Thailand

Thailand dodges US sanctions over human trafficking

PHUKET MEDIA WATCH

– Thailand news selected by Gazette editors for Phuket’s international community

Relief as US opts against sanctions
The Nation / Phuket Gazette

PHUKET: Thailand yesterday welcomed US President Barack Obama’s decision not to impose sanctions against the Kingdom over its failure to combat human trafficking, assuring it would continue to work hard to improve its performance in this area.

Washington downgraded Thailand’s status in its “Trafficking in Persons” (TIP) report in June.

Later, the ruling junta allocated energy and personnel to improve the way it handled the issue, as well as to update the US government on latest developments.

The decision on sanctions has delighted the country, given that the May 22 coup in May cooled relations with the US. Thailand’s TIP downgrade to the lowest level – Tier III – was partly a repercussion of the soured ties, as was the cessation of some military cooperation.

The prospect of sanctions had, however, been feared by the country’s military leaders.

Nuntawan Sakuntanaga, director-general of the International Trade Promotion Department, said the decision would be good for Thai exports to the US. The government will continue to work closely with concerned agencies and private enterprises to solve the problem of human trafficking and increase protection for labourers, she said.

The Foreign Ministry praised Obama’s decision, which it said reflected that Washington had considered Thailand’s efforts to improve the human trafficking situation in recent months.

“The decision also reflects the fact that the US gives importance to its long relationship with Thailand,” said deputy spokesman Russ Jalichandra. “Thailand has a clear will to solve the problem and will cooperate with all concerned parties in this matter.”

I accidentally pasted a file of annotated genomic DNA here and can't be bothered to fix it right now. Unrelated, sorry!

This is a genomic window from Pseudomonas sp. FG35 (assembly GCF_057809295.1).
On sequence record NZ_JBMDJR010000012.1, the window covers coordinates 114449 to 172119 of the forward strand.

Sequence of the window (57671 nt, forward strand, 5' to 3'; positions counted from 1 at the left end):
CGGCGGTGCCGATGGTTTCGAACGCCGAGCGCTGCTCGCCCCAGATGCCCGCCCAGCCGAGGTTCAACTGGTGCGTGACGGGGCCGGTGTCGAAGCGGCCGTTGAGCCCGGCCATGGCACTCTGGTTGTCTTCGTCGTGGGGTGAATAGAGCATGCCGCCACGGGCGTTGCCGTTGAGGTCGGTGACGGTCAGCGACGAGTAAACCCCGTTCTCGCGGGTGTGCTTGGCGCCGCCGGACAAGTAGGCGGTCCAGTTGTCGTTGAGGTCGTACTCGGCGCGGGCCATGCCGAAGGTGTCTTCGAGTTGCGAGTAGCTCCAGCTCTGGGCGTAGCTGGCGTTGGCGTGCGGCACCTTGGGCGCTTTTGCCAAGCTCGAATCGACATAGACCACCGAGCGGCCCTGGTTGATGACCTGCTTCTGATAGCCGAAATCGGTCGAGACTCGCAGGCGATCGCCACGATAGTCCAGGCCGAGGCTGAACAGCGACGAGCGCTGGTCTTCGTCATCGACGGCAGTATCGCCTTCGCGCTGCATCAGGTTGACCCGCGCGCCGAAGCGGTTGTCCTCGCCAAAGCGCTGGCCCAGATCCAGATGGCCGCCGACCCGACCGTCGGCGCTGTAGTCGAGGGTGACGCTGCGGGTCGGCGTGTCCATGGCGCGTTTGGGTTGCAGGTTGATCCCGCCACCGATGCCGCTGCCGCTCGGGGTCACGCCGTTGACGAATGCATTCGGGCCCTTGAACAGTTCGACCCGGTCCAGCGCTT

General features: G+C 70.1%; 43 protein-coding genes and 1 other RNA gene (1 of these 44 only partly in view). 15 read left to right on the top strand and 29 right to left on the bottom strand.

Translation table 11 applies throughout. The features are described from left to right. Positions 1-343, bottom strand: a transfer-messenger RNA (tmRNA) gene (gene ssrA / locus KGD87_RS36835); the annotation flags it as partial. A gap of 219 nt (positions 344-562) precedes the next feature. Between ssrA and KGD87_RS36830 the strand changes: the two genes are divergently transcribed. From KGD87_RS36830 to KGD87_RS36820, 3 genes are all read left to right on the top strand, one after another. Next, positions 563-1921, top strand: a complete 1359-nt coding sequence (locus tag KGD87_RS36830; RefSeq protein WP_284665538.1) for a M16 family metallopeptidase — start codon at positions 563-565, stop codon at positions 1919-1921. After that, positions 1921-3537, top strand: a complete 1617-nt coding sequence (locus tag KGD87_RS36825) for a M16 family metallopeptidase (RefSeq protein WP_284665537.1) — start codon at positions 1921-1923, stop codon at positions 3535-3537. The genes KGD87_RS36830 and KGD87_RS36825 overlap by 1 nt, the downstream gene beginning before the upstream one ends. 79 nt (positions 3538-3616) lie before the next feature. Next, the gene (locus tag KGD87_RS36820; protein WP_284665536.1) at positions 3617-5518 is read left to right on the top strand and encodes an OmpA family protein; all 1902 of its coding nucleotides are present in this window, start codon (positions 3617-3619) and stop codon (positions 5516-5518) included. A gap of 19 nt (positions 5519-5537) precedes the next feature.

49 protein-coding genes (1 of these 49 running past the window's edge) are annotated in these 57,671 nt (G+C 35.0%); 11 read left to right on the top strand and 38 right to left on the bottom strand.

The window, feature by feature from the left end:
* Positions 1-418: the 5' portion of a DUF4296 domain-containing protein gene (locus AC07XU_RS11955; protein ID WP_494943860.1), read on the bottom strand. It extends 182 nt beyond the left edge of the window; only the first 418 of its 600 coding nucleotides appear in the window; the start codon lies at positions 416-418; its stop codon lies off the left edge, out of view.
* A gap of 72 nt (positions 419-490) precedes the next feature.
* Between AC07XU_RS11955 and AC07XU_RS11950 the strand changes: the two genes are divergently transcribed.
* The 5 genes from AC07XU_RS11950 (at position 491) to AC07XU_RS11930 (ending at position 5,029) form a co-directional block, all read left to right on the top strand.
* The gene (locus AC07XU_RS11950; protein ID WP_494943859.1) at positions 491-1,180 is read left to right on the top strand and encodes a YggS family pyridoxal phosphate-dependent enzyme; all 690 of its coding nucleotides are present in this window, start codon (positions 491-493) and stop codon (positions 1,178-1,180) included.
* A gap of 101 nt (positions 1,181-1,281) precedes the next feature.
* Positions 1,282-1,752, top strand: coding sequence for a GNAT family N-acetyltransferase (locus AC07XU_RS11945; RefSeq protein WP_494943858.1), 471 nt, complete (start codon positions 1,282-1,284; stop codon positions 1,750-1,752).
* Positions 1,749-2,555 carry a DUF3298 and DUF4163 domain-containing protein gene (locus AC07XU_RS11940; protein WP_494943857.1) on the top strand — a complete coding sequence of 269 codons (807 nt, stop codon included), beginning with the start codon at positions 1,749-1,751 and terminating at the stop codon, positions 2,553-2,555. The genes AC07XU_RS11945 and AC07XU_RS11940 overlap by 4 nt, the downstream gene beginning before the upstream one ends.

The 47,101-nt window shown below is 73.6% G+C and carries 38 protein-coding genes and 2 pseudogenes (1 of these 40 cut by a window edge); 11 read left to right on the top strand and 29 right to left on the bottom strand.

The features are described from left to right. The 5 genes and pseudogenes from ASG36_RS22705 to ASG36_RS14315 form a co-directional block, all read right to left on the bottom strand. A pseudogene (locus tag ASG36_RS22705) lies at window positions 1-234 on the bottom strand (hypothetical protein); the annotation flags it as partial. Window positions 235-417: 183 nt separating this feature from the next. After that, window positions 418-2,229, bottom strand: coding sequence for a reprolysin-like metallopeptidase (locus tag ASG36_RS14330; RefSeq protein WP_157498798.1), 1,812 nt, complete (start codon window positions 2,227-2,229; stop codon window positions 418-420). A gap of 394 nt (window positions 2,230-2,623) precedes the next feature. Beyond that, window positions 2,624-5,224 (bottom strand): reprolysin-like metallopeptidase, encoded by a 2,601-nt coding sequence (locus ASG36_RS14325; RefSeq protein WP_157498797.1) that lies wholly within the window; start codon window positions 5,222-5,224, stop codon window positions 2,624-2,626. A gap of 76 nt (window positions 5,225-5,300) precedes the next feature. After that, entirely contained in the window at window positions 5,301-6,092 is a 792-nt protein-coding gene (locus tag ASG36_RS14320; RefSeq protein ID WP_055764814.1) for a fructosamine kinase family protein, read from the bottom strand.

Commerce Minister Chatchai Sarikalya has instructed Thai trade officials overseas to draw up export strategies and stress that moves were being made to improve the country’s bad reputation on human trafficking, Nuntawan added.

Poj Aramwattananon, president of the Thai Frozen Foods Association, said the US decision on sanctions was very good news for Thai businesses. As Thailand is still in Tier III, all involved agencies will continue to improve labour protection, he stressed, adding that he expected the current government would also stringently endorse and enforce many laws related to human-rights protection and show that Thailand was seriously concerned about labour issues.

Poj expects the Kingdom’s TIP status to be upgraded next year.

Supant Mongkolsuthree, chairman of the Federation of Thai Industries (FTI), said orders for Thai products from the US could now be expected to run more smoothly than in recent months.

“The order level from the US should get back to normal and it should continue to improve from now on, as President Obama’s announcement has proved to be more positive for the country’s image,” he said.

Supant said the public sector had been spearheading a campaign ever since the downgrade in June, and that the private sector – including the FTI – had played a supporting role by contacting foreign embassies and foreign chambers and arranging seminars to reassure foreign buyers that the country was doing everything it could to combat human trafficking.

Vallop Vitanakorn, vice chairman of the FTI, said the US president’s decision was not unexpected, because a downgrade did not normally include a trade sanction.

He said that while the export of goods had not been affected by the downgrade in the past three months, the country’s image had been affected.

— Phuket Gazette Editors

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